Halley develops seven tails
Date: 01 April 1992
Copyright: European Southern Observatory
This is slide 5 of 12 from the second Giotto slide set. The following caption is the one originally provided with the slide set.
This false colour picture of Halley, taken on 22 February 1986, shows at least seven tails. The false colours make it easier to see the faint details. The image is a composite, made from six frames; total integration time is nine minutes. The white area in Halley and the vertical lines near two bright stars in the upper half of the picture are due to overexposure. On this date, the comet was 209 million kilometres from the Earth and 97 million kilometres from the Sun. Two ion tails point towards the west. The longest is about 6 or 22 million kilometres long. The other tails, which form a wide fan towards the north, are rather red and consist mainly of dust that reflects sunlight. This dust was released from the nucleus some days earlier. The dust tails are like treerings, each corresponding to a particular outburst. By measuring their shape and direction, it was possible to reconstruct the sequence of outbursts which took place near perihelion.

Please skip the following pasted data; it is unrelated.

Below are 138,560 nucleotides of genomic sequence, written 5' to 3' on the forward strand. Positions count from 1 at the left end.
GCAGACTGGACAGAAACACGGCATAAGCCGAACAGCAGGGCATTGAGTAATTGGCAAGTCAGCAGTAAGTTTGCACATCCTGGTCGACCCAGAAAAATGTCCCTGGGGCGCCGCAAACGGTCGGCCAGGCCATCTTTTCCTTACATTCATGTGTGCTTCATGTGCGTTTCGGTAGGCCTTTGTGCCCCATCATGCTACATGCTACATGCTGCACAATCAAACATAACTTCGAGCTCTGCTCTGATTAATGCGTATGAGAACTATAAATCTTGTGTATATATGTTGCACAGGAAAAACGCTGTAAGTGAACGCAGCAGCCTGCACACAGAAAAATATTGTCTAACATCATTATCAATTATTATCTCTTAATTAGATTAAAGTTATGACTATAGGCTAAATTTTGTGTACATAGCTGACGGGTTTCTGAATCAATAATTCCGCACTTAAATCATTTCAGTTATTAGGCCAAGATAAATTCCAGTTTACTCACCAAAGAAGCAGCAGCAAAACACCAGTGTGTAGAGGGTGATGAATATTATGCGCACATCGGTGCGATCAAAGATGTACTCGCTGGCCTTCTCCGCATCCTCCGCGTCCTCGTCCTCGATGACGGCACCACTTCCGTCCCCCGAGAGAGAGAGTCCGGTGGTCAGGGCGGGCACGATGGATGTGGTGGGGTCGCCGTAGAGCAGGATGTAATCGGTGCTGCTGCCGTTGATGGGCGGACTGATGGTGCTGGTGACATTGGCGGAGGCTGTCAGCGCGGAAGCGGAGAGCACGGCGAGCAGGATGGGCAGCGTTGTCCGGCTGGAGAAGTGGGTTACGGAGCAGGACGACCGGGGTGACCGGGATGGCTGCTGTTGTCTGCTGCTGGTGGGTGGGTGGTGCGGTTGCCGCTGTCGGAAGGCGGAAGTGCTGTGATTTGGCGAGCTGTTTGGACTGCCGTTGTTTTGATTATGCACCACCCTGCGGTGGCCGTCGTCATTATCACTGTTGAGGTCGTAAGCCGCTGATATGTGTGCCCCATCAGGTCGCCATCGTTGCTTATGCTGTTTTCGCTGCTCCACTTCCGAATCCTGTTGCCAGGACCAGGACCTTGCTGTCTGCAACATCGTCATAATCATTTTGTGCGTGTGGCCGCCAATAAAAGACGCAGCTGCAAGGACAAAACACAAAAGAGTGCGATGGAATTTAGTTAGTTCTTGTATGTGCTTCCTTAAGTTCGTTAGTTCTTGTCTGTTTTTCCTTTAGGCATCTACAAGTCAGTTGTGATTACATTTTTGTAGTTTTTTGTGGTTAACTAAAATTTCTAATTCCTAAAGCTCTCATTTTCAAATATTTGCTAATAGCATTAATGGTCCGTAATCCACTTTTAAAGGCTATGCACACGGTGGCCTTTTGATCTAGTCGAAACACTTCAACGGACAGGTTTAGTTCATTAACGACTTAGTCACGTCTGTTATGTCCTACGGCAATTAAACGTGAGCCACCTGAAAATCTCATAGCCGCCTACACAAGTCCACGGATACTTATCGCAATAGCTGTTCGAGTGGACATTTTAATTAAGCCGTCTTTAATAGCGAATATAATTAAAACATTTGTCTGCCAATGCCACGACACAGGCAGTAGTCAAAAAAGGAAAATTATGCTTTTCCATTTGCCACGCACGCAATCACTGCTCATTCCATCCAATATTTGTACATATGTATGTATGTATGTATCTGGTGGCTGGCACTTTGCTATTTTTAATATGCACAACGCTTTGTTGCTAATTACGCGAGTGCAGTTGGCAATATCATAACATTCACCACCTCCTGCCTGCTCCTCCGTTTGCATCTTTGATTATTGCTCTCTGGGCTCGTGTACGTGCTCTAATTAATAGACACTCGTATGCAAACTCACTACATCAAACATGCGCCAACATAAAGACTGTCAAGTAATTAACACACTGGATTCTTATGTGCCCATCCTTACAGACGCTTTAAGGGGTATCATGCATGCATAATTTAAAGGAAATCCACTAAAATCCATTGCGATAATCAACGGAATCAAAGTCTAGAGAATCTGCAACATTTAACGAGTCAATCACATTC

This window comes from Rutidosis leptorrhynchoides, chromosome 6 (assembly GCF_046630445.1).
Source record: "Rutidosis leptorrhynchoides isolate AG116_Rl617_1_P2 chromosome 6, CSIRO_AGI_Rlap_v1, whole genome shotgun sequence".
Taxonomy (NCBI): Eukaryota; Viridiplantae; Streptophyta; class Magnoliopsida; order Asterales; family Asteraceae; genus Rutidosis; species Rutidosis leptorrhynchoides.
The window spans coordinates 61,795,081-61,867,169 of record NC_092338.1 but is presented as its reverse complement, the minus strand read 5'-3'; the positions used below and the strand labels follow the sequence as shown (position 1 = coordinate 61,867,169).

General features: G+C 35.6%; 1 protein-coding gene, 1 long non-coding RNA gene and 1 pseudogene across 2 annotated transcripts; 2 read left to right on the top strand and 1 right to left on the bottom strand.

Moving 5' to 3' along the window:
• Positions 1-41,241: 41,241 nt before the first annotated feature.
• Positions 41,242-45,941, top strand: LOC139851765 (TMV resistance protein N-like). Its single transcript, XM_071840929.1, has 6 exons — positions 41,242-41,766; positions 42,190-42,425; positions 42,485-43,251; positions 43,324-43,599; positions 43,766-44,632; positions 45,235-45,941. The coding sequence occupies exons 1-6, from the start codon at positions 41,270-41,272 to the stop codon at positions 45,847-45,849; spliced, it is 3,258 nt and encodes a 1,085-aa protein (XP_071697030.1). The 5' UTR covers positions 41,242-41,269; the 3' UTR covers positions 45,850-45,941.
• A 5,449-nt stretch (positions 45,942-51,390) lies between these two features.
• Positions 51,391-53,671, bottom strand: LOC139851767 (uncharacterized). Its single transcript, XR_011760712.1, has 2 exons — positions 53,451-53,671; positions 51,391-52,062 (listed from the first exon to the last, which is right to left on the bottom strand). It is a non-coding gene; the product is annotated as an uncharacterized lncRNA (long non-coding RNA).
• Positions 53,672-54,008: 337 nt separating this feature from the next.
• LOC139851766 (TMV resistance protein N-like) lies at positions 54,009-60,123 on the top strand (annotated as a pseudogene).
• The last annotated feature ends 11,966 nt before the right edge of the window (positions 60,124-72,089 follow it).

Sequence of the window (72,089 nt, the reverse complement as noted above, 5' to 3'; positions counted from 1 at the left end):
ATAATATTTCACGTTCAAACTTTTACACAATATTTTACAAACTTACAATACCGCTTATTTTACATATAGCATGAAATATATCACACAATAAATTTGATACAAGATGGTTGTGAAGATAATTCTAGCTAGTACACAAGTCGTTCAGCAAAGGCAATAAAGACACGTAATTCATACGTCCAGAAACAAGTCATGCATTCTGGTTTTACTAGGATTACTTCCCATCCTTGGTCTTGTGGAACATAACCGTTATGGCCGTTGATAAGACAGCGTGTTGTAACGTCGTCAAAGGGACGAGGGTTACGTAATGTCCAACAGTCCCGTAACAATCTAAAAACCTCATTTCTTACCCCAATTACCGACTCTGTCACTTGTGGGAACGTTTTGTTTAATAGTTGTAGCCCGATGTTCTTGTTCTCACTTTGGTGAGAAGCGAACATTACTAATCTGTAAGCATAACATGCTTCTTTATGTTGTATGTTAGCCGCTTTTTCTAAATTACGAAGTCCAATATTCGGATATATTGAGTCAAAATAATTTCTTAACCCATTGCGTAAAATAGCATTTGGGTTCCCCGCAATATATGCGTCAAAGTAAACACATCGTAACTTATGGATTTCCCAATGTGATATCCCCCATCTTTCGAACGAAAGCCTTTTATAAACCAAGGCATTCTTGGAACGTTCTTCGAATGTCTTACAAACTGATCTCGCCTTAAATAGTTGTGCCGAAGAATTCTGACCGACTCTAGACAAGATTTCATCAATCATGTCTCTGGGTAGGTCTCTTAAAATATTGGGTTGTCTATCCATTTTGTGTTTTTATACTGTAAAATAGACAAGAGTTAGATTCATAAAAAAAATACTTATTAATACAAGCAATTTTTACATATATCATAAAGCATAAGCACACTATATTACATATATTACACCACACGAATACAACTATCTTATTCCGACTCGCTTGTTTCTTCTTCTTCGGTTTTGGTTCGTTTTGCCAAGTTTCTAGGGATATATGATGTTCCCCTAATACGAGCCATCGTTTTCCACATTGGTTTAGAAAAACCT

Last Update: 1 September 2019